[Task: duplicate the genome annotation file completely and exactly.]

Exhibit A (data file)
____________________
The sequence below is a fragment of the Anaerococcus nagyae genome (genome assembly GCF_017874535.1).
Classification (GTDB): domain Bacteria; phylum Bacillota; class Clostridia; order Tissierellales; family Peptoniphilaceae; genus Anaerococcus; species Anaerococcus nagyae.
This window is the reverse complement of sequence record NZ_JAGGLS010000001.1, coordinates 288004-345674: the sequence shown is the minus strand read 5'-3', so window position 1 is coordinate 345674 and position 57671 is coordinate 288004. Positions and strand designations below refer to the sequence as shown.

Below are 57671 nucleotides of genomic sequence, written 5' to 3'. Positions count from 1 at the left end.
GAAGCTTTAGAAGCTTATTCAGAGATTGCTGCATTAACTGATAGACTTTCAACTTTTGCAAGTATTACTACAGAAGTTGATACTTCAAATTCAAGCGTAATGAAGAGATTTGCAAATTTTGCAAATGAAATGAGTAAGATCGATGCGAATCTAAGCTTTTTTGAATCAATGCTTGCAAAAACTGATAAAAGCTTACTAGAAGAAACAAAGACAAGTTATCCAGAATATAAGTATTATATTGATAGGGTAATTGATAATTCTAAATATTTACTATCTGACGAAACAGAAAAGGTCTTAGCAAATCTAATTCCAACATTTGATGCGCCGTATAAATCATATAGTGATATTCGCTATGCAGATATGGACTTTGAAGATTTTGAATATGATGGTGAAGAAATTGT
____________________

The sequence below is a fragment of the Anaerococcus nagyae genome (genome assembly GCF_017874535.1).
Classification (GTDB): domain Bacteria; phylum Bacillota; class Clostridia; order Tissierellales; family Peptoniphilaceae; genus Anaerococcus; species Anaerococcus nagyae.
This window is the reverse complement of sequence record NZ_JAGGLS010000001.1, coordinates 288004-345674: the sequence shown is the minus strand read 5'-3', so window position 1 is coordinate 345674 and position 57671 is coordinate 288004. Positions and strand designations below refer to the sequence as shown.

Below are 57671 nucleotides of genomic sequence, written 5' to 3'. Positions count from 1 at the left end.
GAAGCTTTAGAAGCTTATTCAGAGATTGCTGCATTAACTGATAGACTTTCAACTTTTGCAAGTATTACTACAGAAGTTGATACTTCAAATTCAAGCGTAATGAAGAGATTTGCAAATTTTGCAAATGAAATGAGTAAGATCGATGCGAATCTAAGCTTTTTTGAATCAATGCTTGCAAAAACTGATAAAAGCTTACTAGAAGAAACAAAGACAAGTTATCCAGAATATAAGTATTATATTGATAGGGTAATTGATAATTCTAAATATTTACTATCTGACGAAACAGAAAAGGTCTTAGCAAATCTAATTCCAACATTTGATGCGCCGTATAAATCATATAGTGATATTCGCTATGCAGATATGGACTTTGAAGATTTTGAATATGATGGTGAAGAAATTGT